Structure: Double Signature Pamphlet
Dimensions: 4 x 6
Video of the process.
This was another great bookmaking experience. I enjoyed the time I got to spend on content for this book. I knew I wanted to do something with black and white photos, but I didn't know which photos or what I wanted to do with them. After attending CODEX earlier in the week, I was inspired by many book artists and their work. I found myself really digging the miniature books, but I didn't want to make a mini this week. I knew I wanted to try the double signature pamphlet. I'm planning on making a few blank art journals using this structure (do you smell a give-a-way?) so I thought I should create an actual book using it first.
At CODEX, I got the chance to experience a book created by my dear friend, Lyall Harris. Her book, The Indistinguishable Bones, inspired me to look at black and white photos as my springboard. I had a ton of fun journeying down memory lane with my old photos.
Eventually, I felt drawn to a pattern (I talk about this in the video), so I let that guide me. A good deal of my time was spent selecting old photos, scanning them into a digital format, and manipulating them using Preview and MS Word. Then, I had to figure out how to get them on the page the way I envisioned.
Once I printed out the first set of photos on plain printer paper, I sat with them, examining and brainstorming. I spent time writing the text and twice as much time revising. And in the end, I did a happy dance because I love the way the photos inform the text and vice versa.
But getting to that point was not easy. I toiled over the words and it took them a while to come. In the video, I talk about using strategies to help me arrive at the content for this book. One of the things I did was make lists.
I started with the color versions of the photos and listed all the colors that stood out. That list became my descriptors. Then I wrote freely while trying to use those descriptors when it felt right. It was an organic process, a lot like my art journaling. In the end, the writing gave me direction for how to order the photos in the signatures and how to pair them with the text.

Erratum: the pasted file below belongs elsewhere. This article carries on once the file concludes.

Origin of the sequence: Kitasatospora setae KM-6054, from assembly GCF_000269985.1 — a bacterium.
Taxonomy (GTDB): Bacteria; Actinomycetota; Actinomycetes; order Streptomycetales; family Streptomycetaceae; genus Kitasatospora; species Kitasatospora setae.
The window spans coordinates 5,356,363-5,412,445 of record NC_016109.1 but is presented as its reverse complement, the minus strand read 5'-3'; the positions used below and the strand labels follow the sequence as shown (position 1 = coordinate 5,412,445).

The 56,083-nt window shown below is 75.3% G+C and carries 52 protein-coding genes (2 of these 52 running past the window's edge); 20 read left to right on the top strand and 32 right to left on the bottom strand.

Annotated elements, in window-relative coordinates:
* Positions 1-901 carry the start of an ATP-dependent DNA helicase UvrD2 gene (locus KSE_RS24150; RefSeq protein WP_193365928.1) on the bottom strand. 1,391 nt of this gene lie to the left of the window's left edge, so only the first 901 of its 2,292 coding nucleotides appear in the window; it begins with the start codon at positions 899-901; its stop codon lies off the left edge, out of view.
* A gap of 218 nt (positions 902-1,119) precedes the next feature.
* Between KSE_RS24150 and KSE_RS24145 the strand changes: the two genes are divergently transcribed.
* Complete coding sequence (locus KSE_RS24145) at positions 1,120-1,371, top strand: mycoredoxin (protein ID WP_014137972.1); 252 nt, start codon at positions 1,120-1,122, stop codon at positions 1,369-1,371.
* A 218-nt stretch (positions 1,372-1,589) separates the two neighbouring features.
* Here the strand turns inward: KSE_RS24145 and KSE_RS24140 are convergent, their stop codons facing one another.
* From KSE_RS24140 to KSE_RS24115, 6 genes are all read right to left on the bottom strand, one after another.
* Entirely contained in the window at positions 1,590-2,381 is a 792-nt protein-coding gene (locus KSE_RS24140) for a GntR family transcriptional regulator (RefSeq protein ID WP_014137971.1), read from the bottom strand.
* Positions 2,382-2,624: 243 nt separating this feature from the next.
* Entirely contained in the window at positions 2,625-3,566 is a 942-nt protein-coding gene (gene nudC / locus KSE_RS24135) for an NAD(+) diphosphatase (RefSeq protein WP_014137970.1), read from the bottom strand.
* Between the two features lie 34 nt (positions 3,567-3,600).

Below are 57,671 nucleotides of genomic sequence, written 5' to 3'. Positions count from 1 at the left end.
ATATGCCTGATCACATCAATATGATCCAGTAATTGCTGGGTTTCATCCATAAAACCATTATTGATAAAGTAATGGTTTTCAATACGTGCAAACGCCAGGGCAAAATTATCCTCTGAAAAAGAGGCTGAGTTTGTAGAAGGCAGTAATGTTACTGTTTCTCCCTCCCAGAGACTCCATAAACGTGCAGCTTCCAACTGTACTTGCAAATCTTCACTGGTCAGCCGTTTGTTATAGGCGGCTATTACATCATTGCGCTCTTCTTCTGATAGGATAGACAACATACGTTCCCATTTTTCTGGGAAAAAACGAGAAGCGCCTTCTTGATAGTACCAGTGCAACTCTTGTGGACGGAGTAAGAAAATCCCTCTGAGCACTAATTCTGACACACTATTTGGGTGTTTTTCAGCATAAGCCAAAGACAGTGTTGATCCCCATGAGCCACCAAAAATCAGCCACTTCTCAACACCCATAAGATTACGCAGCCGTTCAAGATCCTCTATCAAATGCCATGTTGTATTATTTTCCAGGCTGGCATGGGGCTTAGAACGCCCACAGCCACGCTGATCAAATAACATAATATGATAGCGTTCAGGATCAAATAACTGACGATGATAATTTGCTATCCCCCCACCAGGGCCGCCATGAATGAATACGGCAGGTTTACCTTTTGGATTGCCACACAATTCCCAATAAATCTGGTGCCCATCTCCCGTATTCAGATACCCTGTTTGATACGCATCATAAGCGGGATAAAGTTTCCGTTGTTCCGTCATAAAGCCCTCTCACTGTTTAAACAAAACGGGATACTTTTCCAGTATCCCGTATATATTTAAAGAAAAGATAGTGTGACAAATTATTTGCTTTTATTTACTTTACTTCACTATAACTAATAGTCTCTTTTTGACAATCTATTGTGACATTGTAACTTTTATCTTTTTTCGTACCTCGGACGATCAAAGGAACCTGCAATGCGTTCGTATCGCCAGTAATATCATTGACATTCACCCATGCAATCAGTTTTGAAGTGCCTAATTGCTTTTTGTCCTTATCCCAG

One of the great elements of this book was how easy it was to assemble once all the pieces were in place. I mean, once I fumbled around with the formatting and printing :-). All the work is done up front and I can easily reproduce this book if I want to edition it.
Since I started learning book art, I thought I'd be someone who editions books. I wasn't really a fan of the one-of-a-kind book, but recently, I've found a lot of appreciation for them, so I'll continue to explore both book types throughout the year.
What I learned during the making of this book:
- Paper selection is key. The wrong paper can make or break the book.
- My printer is a little bit evil (or I just need to spend more time with it).
- The way we view a photograph changes as we grow and live and experience life in motion.
- I love sewing paper. It's calming.
- My printer cannot do a full bleed print, no matter how much I beg.
- I need a better paper cutter. I'm planning to buy this one: x-acto laser trimmer
- When the content doesn't come easily, change your perspective.
To see a list of materials I used for this project, please join the free community at givinghands.ning.com.
I'm looking forward to what next week brings. If you're watching the videos, I'm honored! If you're making the books, I'm intrigued, so please post them to the flickr group or on the Giving Hands Creative Community site (where you can view the list of materials I use and see more photos).
See you next week!!